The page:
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Box Bot - Unity Tutorial 1


This project provides a basic tutorial of Player movement in Unity Engine with scripting for movement in a specified direction and jumping from the ground along with a Finish/Death script for checking game progress. Good luck with starting your Game Development Journey.

Usually, a level design comprising of pixel art should be done in tilemap but for simplicity, normal sprite workflow is used for level design in this tutorial. Graphics assets and the complete Project files are linked below. 


1. Open the Unity hub and create a new project. Select 2d from the left menu and rename your project to your desired one. Then press Start to build the project.

2. Now you can see the Unity Editor with an empty scene. Import the Graphics Asset folder to Unity by dragging the entire folder and dropping it to the Assets Panel. The first search for the “Tile Top 1080” image present in the “Platform folder 1” and change the pixels per unit to 1000 in the hierarchy. Do this step for each image before using it in the scene.

This is done to manage the overall size of the image and resize it according to the need. It is just the amount of pixels that can be accumulated in one unit cell. On increasing the Pixels per unit the image size decreases while making it more detailed and vice versa. As the units in Unity are arbitrary, Unity uses the number of pixels on a unit cell as a measure of the sprite imported.

3. Let’s create a 2d sprite by clicking the right mouse button in the Hierarchy and rename the Gameobject as “Ground”. Now replace the image of the sprite from the Sprite Renderer in the Inspector to the Ground image namely “Tile Top 1080” we have with us. Also, position it a bit lower so that player can stand over it. Add some more ground sprites and position it side by side to get enough space for our player to move.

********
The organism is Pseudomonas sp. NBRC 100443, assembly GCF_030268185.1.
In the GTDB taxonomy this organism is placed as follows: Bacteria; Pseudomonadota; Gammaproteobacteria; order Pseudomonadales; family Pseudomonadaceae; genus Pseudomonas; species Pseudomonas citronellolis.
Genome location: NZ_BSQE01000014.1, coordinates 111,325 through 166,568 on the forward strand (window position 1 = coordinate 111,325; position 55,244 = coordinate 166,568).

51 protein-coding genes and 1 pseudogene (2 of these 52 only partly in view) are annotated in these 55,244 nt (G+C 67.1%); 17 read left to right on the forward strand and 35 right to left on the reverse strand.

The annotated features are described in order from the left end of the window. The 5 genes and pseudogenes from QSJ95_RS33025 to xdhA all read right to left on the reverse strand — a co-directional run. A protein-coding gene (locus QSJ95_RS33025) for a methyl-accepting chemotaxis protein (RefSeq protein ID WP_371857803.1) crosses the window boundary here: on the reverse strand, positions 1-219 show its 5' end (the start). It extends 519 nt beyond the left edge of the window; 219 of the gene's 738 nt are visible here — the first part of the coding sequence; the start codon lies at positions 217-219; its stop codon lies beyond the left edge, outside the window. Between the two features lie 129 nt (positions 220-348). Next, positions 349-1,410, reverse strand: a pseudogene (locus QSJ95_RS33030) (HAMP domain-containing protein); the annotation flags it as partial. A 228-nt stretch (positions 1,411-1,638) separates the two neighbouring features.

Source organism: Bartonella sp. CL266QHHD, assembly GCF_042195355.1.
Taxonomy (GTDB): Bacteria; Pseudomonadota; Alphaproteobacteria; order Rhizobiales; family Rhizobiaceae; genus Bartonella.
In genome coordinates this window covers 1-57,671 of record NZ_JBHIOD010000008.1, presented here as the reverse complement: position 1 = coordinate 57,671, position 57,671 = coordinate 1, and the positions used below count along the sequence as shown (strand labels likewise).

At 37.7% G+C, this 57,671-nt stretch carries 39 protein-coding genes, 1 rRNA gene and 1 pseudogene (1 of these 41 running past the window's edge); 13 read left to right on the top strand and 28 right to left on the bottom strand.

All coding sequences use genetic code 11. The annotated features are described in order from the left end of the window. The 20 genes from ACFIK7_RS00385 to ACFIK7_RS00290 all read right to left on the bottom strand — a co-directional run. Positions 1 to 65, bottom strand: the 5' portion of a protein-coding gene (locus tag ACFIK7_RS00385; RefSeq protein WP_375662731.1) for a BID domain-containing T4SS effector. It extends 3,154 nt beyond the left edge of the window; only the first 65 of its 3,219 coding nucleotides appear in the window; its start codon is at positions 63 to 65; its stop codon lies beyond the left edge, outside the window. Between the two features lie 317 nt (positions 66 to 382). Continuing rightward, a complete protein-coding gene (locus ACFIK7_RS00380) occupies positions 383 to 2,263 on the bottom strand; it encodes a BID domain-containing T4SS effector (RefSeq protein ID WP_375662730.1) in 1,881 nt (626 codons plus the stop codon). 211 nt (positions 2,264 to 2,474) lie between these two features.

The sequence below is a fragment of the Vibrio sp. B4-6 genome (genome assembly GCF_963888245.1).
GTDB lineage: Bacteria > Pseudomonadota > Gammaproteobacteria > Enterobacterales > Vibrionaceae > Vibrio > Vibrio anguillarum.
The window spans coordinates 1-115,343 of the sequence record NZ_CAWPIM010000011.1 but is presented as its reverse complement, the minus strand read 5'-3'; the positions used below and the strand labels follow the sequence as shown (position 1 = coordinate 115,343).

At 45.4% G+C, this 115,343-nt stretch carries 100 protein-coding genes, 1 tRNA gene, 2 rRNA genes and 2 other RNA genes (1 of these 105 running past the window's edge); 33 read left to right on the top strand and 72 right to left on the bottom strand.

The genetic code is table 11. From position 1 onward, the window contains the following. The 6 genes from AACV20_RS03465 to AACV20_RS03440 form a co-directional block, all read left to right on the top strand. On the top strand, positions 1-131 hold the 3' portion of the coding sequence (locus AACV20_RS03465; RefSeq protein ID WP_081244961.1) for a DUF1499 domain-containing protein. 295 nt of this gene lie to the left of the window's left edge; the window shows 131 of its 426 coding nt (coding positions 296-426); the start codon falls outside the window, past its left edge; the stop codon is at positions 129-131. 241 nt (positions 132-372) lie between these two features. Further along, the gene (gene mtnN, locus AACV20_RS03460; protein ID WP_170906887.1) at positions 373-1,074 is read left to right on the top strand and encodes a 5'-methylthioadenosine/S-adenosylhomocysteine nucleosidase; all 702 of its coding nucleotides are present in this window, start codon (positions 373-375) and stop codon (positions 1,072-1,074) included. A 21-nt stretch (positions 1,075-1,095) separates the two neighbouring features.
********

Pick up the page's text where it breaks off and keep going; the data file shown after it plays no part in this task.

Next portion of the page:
You could duplicate the ground you have created at first just by selecting the ground game object from hierarchy and press CTRL+D. Now position each ground object side by side.

4. Now select all the Ground Gameobject and add a box collider to them so that any component can collide with them. Head over to Add component in the Inspector and search for “Box Collider 2d” as we are dealing with the 2d environment. Unity automatically snaps the box collider to the geometry of the sprite. However, you can edit that through the option “Edit Collider” available in the “Box Collider 2D” component if you have any irregular shapes which Unity might not properly mesh automatically.

5. Add another 2D sprite and change the sprite image to player graphics. Search for “Box Bot 1080” in the Character Folder and select it, change the pixels per unit to 1000 in the hierarchy. Place the Player above the Ground so that it can fall directly to the ground. Also, add “Box collider 2d” so that the player can collide with the ground and can stand over it. Adjust the box collider length if required. Now add “Rigidbody 2d” component to the player. This helps to implement all the physics related application to the desired object.